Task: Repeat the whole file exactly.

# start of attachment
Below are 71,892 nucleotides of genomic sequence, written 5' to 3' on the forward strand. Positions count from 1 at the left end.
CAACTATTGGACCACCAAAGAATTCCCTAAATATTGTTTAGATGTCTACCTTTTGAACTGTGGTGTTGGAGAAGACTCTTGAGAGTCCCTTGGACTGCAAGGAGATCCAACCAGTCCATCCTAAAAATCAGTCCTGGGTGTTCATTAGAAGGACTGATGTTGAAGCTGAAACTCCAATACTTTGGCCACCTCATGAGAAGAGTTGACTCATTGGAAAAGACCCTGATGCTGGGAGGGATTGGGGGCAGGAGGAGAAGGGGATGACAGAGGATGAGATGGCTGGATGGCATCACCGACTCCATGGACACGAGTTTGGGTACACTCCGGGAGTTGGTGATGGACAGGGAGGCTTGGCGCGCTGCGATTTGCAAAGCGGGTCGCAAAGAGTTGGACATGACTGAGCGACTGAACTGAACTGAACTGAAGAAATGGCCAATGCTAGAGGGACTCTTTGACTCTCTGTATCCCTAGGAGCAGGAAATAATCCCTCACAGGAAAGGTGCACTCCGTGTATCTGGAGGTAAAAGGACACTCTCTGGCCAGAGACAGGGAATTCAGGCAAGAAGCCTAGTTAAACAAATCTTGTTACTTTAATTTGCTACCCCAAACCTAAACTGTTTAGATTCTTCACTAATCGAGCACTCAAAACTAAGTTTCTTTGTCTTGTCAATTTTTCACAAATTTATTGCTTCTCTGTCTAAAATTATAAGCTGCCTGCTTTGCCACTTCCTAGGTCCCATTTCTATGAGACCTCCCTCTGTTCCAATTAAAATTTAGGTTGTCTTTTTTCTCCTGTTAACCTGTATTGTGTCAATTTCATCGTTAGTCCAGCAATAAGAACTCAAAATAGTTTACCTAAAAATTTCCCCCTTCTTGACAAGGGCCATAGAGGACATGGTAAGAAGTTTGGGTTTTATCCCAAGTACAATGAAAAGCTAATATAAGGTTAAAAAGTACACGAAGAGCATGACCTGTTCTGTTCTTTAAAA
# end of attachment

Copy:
Below are 71,892 nucleotides of genomic sequence, written 5' to 3' on the forward strand. Positions count from 1 at the left end.
CAACTATTGGACCACCAAAGAATTCCCTAAATATTGTTTAGATGTCTACCTTTTGAACTGTGGTGTTGGAGAAGACTCTTGAGAGTCCCTTGGACTGCAAGGAGATCCAACCAGTCCATCCTAAAAATCAGTCCTGGGTGTTCATTAGAAGGACTGATGTTGAAGCTGAAACTCCAATACTTTGGCCACCTCATGAGAAGAGTTGACTCATTGGAAAAGACCCTGATGCTGGGAGGGATTGGGGGCAGGAGGAGAAGGGGATGACAGAGGATGAGATGGCTGGATGGCATCACCGACTCCATGGACACGAGTTTGGGTACACTCCGGGAGTTGGTGATGGACAGGGAGGCTTGGCGCGCTGCGATTTGCAAAGCGGGTCGCAAAGAGTTGGACATGACTGAGCGACTGAACTGAACTGAACTGAAGAAATGGCCAATGCTAGAGGGACTCTTTGACTCTCTGTATCCCTAGGAGCAGGAAATAATCCCTCACAGGAAAGGTGCACTCCGTGTATCTGGAGGTAAAAGGACACTCTCTGGCCAGAGACAGGGAATTCAGGCAAGAAGCCTAGTTAAACAAATCTTGTTACTTTAATTTGCTACCCCAAACCTAAACTGTTTAGATTCTTCACTAATCGAGCACTCAAAACTAAGTTTCTTTGTCTTGTCAATTTTTCACAAATTTATTGCTTCTCTGTCTAAAATTATAAGCTGCCTGCTTTGCCACTTCCTAGGTCCCATTTCTATGAGACCTCCCTCTGTTCCAATTAAAATTTAGGTTGTCTTTTTTCTCCTGTTAACCTGTATTGTGTCAATTTCATCGTTAGTCCAGCAATAAGAACTCAAAATAGTTTACCTAAAAATTTCCCCCTTCTTGACAAGGGCCATAGAGGACATGGTAAGAAGTTTGGGTTTTATCCCAAGTACAATGAAAAGCTAATATAAGGTTAAAAAGTACACGAAGAGCATGACCTGTTCTGTTCTTTAAAA